Few significant differences: Women in AA

Recovery is everywhereIn certain circles, it’s common to hear professionals and academics claim that 12 step groups are a poor referral option for women and minorities. We’ve addressed this before and there’s little question that women participate and benefit as much or more than men.

Here’s a new study looking at women in AA.

Background:  Given the widespread use of Alcoholics Anonymous (AA) and other similar groups in the United States and the increasing membership of women, this study compares women with men on their meeting attendance and AA-prescribed behaviors, factors associated with that AA participation, and tests how these relate to women’s and men’s abstinence across time.

Methods:  All consecutive new admissions (age ≥ 18) from county-wide public and private treatment programs representing the larger population of treatment seekers were approached to be in the study at treatment entry. Those consenting at baseline (n = 926) were sought for follow-up interviews 1, 3, 5, and 7 years later. Generalized linear models were used to test whether various help-seeking factors were associated with AA participation differentially by gender and, controlling for AA and other confounders, whether women differ from men on abstinence.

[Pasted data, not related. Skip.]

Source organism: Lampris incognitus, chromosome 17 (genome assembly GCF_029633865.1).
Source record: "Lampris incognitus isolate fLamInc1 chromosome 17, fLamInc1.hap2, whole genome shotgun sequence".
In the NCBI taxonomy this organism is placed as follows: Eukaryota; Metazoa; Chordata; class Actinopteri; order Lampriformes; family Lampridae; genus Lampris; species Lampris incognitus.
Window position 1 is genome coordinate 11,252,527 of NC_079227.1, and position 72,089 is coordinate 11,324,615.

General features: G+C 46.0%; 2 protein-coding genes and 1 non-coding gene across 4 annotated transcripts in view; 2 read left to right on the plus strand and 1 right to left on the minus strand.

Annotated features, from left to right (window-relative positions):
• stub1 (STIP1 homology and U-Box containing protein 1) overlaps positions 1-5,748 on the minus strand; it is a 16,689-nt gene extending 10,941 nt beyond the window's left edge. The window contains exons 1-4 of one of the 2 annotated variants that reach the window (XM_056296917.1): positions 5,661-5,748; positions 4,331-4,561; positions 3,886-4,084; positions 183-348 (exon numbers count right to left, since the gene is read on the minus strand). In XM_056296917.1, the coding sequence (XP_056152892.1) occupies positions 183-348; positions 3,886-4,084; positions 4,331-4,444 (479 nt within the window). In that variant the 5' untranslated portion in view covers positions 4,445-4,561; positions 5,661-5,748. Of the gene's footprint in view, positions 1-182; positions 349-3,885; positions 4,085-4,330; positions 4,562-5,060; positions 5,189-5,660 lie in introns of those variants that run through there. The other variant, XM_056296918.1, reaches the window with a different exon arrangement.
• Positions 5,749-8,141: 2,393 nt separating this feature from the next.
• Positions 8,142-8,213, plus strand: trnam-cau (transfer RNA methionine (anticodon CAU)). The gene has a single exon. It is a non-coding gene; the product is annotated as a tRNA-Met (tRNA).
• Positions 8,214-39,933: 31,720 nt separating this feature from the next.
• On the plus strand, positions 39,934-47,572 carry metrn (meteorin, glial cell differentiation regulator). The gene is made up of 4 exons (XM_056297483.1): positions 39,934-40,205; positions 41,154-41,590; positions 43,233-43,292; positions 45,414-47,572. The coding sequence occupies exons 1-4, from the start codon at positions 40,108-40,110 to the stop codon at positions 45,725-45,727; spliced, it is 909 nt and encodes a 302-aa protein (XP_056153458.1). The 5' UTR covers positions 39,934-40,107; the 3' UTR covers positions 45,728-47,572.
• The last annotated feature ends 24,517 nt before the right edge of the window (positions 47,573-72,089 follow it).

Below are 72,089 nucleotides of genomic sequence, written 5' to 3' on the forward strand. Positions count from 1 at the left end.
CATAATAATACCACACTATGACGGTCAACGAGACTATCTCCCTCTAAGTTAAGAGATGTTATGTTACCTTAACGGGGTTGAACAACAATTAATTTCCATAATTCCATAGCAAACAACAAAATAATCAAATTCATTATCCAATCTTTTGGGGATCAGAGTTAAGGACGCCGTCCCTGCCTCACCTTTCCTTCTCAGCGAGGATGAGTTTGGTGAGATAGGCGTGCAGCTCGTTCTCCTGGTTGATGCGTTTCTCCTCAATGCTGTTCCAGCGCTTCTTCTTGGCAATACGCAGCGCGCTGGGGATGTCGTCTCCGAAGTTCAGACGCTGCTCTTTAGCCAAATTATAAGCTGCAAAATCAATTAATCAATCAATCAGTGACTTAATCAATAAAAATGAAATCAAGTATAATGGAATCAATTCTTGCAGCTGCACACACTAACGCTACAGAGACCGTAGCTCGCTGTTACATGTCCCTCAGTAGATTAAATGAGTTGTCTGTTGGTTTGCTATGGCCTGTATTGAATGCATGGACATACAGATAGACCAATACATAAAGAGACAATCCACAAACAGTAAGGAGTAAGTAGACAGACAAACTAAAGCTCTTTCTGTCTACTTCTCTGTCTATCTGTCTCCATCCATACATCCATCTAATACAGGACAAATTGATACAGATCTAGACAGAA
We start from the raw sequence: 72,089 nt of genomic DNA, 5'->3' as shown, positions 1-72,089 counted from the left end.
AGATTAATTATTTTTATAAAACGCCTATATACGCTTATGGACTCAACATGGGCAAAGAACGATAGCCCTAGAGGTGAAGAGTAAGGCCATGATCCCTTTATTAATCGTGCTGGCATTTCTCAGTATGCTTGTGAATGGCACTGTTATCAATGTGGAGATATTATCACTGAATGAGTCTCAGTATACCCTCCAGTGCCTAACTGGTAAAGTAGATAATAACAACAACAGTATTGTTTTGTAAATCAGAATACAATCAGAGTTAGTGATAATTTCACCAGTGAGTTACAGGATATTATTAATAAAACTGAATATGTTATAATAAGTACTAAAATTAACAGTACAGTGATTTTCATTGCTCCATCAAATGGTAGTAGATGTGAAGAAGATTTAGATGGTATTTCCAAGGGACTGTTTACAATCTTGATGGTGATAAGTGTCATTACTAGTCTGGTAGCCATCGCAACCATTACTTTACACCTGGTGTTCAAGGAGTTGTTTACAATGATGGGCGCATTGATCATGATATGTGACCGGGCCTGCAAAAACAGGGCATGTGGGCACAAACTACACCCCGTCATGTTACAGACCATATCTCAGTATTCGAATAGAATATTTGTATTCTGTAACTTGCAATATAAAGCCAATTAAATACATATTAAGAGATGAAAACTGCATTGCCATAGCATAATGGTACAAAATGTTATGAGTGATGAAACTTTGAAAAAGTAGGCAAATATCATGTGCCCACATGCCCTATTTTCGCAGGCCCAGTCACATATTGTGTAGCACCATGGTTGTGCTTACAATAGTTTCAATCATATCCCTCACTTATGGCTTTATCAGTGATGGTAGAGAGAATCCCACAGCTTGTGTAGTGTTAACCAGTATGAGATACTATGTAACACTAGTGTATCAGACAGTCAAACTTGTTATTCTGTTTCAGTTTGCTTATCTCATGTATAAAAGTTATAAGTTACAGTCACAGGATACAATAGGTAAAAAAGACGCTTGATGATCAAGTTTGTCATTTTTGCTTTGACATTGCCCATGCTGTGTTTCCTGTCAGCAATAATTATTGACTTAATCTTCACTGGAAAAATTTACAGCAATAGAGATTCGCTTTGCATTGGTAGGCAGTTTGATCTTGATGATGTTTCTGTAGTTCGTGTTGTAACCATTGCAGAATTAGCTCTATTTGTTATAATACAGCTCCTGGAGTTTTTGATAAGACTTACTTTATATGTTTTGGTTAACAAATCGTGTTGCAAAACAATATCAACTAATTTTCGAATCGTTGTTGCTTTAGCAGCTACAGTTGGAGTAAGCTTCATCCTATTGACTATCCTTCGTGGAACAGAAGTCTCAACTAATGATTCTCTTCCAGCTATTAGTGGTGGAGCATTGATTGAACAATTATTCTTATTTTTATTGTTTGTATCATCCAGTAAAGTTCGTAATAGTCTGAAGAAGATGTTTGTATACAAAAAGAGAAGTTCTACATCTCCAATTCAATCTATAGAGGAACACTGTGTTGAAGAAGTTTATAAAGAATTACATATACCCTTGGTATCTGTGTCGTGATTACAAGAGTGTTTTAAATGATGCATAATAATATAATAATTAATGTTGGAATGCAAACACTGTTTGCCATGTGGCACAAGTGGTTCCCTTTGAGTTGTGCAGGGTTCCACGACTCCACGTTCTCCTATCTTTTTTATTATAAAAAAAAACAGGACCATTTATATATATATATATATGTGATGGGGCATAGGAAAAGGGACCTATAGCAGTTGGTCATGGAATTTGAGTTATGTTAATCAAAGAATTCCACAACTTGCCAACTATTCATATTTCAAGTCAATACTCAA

Results:  At each follow-up interview, women and men attended AA at similar rates and similarly practiced specific AA behaviors, and they were alike on most factors associated with AA participation and abstention across time including abstinence goal, drink volume, negative consequences, prior treatment, and encouragement to reduce drinking. Relative to men, women with higher drug severity were less likely to participate in AA. Although higher AA participation was a predictor of abstinence for both genders, men were less likely to be abstinent across time. Men were also more likely to reduce their AA participation across time.

From the full article’s conclusions:

Our findings offer substantial justification for referring both female and male adults to AA. Clinicians should feel confident about making AA referrals to clients who are open to such groups.